Entertainment was held in the main building each night at the resort. The resort band was nice and the highlight of the nights were the children (tourists) dancing and little boys trying to catch and jump on the disco lights, hahaha. One of the girls singing had a great voice. One night we went and looked at the board to see what was on and it said surprise . So we rocked up to see what it was. It was a surprise. Nobody came to entertain us, hahaha. All in good fun though. The night we left there was a bonfire on the beach. That was cool. The activities bloke had us divided into groups, there were New Zealanders, Aussies and a group of Americans and they had races on the beach, the Aussies won of course, mostly because we outnumbered the other groups by about 3 to 1, hahaha..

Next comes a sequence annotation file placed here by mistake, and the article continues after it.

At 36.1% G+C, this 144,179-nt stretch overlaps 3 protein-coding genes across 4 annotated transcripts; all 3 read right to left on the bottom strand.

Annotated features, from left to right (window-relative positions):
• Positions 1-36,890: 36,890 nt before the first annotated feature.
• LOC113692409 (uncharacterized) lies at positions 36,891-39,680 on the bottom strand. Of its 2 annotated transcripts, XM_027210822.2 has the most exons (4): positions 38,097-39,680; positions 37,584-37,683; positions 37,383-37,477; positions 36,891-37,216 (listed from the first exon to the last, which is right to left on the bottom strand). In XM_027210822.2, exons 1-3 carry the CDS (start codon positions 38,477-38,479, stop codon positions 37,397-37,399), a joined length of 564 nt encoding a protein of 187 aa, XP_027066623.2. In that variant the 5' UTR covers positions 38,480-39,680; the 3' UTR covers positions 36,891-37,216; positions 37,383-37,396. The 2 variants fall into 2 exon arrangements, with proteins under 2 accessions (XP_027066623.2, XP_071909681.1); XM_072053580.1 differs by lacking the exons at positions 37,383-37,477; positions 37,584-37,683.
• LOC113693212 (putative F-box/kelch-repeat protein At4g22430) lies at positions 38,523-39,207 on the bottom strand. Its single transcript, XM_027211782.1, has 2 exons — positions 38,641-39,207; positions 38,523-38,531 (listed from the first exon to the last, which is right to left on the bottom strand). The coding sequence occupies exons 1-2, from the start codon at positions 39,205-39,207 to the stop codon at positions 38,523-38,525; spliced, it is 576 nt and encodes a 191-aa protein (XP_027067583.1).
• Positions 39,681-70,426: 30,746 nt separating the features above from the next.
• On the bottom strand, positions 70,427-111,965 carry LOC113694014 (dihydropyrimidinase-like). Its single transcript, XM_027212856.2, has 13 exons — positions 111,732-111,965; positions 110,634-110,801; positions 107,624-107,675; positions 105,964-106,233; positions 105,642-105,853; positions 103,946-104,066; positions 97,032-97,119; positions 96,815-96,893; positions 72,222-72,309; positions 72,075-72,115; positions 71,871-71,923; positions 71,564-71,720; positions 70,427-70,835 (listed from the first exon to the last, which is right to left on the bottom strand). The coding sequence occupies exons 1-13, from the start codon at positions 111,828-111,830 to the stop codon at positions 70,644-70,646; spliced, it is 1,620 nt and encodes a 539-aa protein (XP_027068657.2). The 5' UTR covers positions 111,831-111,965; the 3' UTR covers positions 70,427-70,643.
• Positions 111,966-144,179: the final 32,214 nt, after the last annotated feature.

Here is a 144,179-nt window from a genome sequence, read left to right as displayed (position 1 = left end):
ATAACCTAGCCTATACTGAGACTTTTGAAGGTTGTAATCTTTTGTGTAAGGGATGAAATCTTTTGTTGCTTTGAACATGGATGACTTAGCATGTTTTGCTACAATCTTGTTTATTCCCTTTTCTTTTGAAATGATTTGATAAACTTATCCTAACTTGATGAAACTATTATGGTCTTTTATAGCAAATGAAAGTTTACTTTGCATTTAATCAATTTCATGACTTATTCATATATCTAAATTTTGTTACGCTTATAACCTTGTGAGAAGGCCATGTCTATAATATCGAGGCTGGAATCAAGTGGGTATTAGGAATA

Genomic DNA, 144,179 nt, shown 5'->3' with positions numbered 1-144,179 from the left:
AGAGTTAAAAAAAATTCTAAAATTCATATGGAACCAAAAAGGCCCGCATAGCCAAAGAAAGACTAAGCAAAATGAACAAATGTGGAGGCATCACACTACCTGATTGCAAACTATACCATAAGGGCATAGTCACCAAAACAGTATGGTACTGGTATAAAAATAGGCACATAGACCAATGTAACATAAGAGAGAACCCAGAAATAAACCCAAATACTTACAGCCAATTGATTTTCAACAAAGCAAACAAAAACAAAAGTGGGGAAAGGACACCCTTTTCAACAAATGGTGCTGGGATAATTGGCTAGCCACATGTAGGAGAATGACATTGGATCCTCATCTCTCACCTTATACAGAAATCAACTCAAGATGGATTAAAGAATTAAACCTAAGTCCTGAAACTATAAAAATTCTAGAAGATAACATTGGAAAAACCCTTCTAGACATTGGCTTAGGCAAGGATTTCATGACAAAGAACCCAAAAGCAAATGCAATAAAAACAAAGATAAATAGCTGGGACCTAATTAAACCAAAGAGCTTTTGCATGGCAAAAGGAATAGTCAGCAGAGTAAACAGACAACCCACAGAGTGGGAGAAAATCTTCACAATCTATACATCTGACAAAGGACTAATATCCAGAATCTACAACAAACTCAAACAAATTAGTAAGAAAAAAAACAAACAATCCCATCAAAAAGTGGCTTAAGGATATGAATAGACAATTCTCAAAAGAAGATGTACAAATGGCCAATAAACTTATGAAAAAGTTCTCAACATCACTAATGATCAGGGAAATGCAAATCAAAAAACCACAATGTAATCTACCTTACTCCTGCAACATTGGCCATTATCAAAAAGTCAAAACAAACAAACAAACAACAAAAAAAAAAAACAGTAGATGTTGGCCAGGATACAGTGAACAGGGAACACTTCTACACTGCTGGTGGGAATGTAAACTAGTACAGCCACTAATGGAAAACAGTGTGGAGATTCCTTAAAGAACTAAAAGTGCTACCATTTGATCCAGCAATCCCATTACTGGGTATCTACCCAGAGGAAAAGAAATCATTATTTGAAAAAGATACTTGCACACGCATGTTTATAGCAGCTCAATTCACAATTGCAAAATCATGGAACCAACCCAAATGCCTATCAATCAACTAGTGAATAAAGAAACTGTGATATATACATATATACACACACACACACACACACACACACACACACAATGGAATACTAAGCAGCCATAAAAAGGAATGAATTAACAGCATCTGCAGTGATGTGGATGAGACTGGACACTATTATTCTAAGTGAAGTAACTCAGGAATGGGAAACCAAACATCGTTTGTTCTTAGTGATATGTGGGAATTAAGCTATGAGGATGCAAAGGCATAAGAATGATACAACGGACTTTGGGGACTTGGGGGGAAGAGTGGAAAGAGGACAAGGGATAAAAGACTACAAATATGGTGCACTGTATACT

When we walked around the island up this end, we came across another small very exclusive, expensive looking resort, over 18s only....oh I bet it cost a pretty penny to stay there.
The kayak was very hard to steer but worth the trouble because we could row out to and sit above the reef, because the water was quite clear, we could watch the tiny brightly coloured fish flitting in and out of the coral.
So my travel to a tropical island idea was satisfied. Then I came home again to mid winter. It was actually quite nice to feel the cold air on my face again when we returned to Canberra.
Would I do it all again?
You Bet Ya!
That's all .